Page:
Springtime is an especially good time of the year for the retail home improvement portal Build.com. Project professionals, contractors and do-it-yourselfers emerge, ready to work on remodeling projects, upgrades and maintenance of their homes, businesses and properties.
Such is a rite of spring for Build.com, founded in 2000 in Chico, Calif., and specializing in online merchandising and sales of products and supplies for bathrooms and kitchens along with lighting hardware, plumbing, heating and air conditioning, décor, furniture and appliances.
Home improvement items can often come with often-hefty price tags. A high-end steam shower enclosure with a shower system, for instance, can be more than $3,000. A new, contemporary island for the kitchen can start at $1,100, and the sparkling chandelier above it might have a price of $500 or more.
Build.com is a prototype online-only retailer — a destination for consumers seeking competitive pricing, dedicated service and product advice. Many of the company’s more than 600 employees have titles like account manager, consumer chat sales representative and customer experience chat rep, listed prominently on the website for direct interaction by email, live chat or phone.
To ensure fruitful selling seasons, Build.com needed to bring the same support to the all-important segment of consumer financing. If the brand was going to continue to prosper — Build.com was rated by STORES as No. 5 in sales growth among the nation’s fastest-growing retailers for 2017 — consumer-friendly credit financing had to be available.
That meant addressing two key financing opportunities, says Build.com project manager Cory Iler. One was to give customers more purchasing power, and the other was to offer them more financing options.
To meet those goals, Build established a partnership with Vyze Inc., a technology vendor that offers a cloud-based financing platform. With Vyze, Build rolled out its own private-label credit card program through the platform last November.
Iler says the Build.com card offers convenience for its customers — namely that they do not have to tap into already-established personal lines of credit.
“A lot of customers would not want to put a $10,000 to $15,000 remodel purchase on their personal credit card lines,” Iler says. “We’re offering them a line of credit that is completely independent of that. They can still get their remodel done and not tie up their ‘everyday’ money.”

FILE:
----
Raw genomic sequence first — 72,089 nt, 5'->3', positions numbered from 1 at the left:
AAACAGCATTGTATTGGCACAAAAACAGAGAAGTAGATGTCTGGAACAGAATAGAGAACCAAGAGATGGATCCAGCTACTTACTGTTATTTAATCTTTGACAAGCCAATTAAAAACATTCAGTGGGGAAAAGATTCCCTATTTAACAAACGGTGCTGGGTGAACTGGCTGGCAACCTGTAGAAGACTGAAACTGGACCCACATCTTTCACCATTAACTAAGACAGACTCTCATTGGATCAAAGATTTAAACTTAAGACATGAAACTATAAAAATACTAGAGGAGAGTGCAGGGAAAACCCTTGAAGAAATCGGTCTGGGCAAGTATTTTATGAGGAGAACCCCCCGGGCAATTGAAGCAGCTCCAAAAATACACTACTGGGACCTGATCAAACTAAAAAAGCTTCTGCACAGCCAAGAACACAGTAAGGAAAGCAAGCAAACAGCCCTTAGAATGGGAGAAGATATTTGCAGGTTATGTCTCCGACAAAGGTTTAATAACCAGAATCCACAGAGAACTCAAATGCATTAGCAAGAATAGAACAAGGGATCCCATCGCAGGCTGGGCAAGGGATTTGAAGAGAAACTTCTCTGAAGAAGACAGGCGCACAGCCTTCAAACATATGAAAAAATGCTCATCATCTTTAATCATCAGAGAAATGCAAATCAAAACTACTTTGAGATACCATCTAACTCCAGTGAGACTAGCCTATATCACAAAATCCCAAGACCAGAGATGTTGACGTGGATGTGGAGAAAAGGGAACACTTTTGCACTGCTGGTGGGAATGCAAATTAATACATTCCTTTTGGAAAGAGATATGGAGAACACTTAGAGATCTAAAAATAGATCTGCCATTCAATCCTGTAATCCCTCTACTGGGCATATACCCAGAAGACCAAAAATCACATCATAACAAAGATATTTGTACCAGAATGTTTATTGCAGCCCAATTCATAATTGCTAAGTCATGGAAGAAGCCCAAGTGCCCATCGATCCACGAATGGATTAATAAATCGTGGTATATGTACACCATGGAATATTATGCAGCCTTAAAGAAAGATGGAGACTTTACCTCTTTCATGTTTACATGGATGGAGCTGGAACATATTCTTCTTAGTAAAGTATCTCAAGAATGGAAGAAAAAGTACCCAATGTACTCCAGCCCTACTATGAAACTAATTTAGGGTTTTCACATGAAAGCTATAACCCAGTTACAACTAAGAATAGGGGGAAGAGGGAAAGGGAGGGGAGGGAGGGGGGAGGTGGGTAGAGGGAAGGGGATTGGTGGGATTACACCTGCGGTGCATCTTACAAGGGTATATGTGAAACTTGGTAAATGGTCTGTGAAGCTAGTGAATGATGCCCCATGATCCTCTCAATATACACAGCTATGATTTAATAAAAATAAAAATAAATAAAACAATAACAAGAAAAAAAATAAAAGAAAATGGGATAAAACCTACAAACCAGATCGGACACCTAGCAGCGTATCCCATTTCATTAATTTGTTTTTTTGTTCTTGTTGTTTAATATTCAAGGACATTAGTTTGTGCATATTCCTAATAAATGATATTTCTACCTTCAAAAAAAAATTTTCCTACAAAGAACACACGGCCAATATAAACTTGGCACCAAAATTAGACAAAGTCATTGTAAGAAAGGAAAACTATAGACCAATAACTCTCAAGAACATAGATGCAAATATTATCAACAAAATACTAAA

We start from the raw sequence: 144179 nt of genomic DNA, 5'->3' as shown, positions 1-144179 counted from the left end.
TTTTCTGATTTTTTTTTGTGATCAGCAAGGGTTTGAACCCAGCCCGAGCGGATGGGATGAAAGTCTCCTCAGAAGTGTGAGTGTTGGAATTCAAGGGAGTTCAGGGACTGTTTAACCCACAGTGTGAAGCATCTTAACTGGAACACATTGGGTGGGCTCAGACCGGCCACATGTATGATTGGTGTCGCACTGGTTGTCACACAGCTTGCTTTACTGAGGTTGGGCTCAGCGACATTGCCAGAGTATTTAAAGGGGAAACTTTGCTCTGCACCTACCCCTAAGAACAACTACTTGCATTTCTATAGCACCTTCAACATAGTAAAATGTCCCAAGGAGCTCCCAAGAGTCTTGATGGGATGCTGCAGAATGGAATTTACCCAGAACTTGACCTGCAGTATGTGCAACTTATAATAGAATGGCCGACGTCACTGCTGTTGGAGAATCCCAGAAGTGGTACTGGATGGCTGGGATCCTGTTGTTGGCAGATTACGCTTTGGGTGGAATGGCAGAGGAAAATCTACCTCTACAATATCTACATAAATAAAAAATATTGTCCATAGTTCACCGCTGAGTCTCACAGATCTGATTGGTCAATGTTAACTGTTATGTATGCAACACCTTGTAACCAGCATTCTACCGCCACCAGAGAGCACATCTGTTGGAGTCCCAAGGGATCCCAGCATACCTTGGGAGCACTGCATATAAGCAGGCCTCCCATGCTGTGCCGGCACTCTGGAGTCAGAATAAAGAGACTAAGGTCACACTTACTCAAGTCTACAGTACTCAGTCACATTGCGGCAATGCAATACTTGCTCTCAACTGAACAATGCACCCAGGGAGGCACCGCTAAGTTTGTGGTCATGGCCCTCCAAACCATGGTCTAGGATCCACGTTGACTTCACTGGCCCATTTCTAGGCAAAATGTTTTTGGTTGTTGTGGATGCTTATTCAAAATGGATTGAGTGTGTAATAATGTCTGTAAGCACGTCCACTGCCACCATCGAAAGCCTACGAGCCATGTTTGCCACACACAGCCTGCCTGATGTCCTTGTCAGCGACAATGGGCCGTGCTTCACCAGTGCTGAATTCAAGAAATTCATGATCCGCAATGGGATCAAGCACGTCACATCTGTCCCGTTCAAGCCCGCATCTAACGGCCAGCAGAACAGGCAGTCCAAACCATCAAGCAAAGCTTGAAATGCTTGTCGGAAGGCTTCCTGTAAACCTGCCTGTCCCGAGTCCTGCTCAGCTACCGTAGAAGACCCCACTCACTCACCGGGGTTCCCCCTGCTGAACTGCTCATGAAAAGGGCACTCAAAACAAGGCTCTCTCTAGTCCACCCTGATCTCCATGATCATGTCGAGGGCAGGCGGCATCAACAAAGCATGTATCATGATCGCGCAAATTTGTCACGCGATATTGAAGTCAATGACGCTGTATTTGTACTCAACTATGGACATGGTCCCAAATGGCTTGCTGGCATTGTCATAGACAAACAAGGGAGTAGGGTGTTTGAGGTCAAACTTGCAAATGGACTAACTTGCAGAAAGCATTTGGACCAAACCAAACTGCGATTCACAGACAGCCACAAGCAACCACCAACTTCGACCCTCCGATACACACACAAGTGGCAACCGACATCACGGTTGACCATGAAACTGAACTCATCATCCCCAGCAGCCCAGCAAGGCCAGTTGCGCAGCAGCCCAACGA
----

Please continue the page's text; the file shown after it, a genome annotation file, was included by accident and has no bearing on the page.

Build.com card customers can complete a single credit application to make purchases with deferred-interest financing on purchases greater than $500; other features include an initial-order discount and free shipping. Customers can apply for the credit card in advance through the Build.com call center or at the point-of-sale.
“We give them more money with a better rate than their current cards will,” Iler says. “Instead of doing that one bathroom, they can do both bathrooms, or maybe both bathrooms and a kitchen.”
“A lot of customers would not want to put a $10,000 to $15,000 remodel purchase on their personal credit card lines. We’re offering them a line of credit that is completely independent of that.”
— Cory Iler, Build.com
Vyze’s technology platform provides a single integration system via the Build.com website through pre-established agreements with multiple lenders to serve a variety of customer credit profiles, including below prime. The system matches consumers with the best possible offer available: If a customer is denied for a store’s primary credit card, their application is routed automatically to other lenders with different credit requirements as approved by the retailer.
Other retailers on the Vyze platform include The Home Depot, technology retailer Adorama and ICON Health & Fitness, which markets NordicTrack products.